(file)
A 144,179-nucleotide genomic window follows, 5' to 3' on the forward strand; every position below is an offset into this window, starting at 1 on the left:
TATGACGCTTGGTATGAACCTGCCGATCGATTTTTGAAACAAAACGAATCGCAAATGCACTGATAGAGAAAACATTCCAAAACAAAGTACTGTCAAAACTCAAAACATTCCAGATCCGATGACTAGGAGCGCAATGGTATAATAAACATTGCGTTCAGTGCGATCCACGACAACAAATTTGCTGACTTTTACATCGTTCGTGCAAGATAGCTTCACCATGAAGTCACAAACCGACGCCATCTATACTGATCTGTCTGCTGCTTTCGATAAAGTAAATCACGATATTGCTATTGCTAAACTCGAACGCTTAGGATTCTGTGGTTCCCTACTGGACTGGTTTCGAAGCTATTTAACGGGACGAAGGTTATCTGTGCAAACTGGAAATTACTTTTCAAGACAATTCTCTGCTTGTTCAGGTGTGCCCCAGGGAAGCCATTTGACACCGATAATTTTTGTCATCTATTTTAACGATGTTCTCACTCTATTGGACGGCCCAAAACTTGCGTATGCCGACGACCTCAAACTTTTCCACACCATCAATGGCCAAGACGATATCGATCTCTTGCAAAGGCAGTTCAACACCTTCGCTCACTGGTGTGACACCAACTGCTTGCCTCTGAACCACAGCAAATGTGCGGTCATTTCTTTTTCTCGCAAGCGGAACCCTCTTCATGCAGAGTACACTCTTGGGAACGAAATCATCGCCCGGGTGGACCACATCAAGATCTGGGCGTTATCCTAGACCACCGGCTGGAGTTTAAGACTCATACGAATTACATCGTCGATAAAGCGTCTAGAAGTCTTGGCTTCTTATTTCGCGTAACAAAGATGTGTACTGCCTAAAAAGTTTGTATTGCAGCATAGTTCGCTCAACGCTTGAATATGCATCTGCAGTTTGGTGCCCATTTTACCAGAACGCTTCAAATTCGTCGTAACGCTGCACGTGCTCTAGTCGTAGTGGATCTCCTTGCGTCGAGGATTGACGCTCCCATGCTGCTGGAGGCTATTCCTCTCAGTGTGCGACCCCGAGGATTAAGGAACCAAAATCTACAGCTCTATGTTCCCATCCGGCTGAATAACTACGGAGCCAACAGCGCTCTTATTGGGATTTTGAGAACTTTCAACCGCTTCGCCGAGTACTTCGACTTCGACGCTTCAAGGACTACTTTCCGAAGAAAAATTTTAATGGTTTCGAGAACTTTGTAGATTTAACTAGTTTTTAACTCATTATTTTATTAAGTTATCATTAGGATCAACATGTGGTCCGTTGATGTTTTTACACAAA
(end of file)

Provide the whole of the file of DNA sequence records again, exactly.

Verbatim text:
A 144,179-nucleotide genomic window follows, 5' to 3' on the forward strand; every position below is an offset into this window, starting at 1 on the left:
TATGACGCTTGGTATGAACCTGCCGATCGATTTTTGAAACAAAACGAATCGCAAATGCACTGATAGAGAAAACATTCCAAAACAAAGTACTGTCAAAACTCAAAACATTCCAGATCCGATGACTAGGAGCGCAATGGTATAATAAACATTGCGTTCAGTGCGATCCACGACAACAAATTTGCTGACTTTTACATCGTTCGTGCAAGATAGCTTCACCATGAAGTCACAAACCGACGCCATCTATACTGATCTGTCTGCTGCTTTCGATAAAGTAAATCACGATATTGCTATTGCTAAACTCGAACGCTTAGGATTCTGTGGTTCCCTACTGGACTGGTTTCGAAGCTATTTAACGGGACGAAGGTTATCTGTGCAAACTGGAAATTACTTTTCAAGACAATTCTCTGCTTGTTCAGGTGTGCCCCAGGGAAGCCATTTGACACCGATAATTTTTGTCATCTATTTTAACGATGTTCTCACTCTATTGGACGGCCCAAAACTTGCGTATGCCGACGACCTCAAACTTTTCCACACCATCAATGGCCAAGACGATATCGATCTCTTGCAAAGGCAGTTCAACACCTTCGCTCACTGGTGTGACACCAACTGCTTGCCTCTGAACCACAGCAAATGTGCGGTCATTTCTTTTTCTCGCAAGCGGAACCCTCTTCATGCAGAGTACACTCTTGGGAACGAAATCATCGCCCGGGTGGACCACATCAAGATCTGGGCGTTATCCTAGACCACCGGCTGGAGTTTAAGACTCATACGAATTACATCGTCGATAAAGCGTCTAGAAGTCTTGGCTTCTTATTTCGCGTAACAAAGATGTGTACTGCCTAAAAAGTTTGTATTGCAGCATAGTTCGCTCAACGCTTGAATATGCATCTGCAGTTTGGTGCCCATTTTACCAGAACGCTTCAAATTCGTCGTAACGCTGCACGTGCTCTAGTCGTAGTGGATCTCCTTGCGTCGAGGATTGACGCTCCCATGCTGCTGGAGGCTATTCCTCTCAGTGTGCGACCCCGAGGATTAAGGAACCAAAATCTACAGCTCTATGTTCCCATCCGGCTGAATAACTACGGAGCCAACAGCGCTCTTATTGGGATTTTGAGAACTTTCAACCGCTTCGCCGAGTACTTCGACTTCGACGCTTCAAGGACTACTTTCCGAAGAAAAATTTTAATGGTTTCGAGAACTTTGTAGATTTAACTAGTTTTTAACTCATTATTTTATTAAGTTATCATTAGGATCAACATGTGGTCCGTTGATGTTTTTACACAAA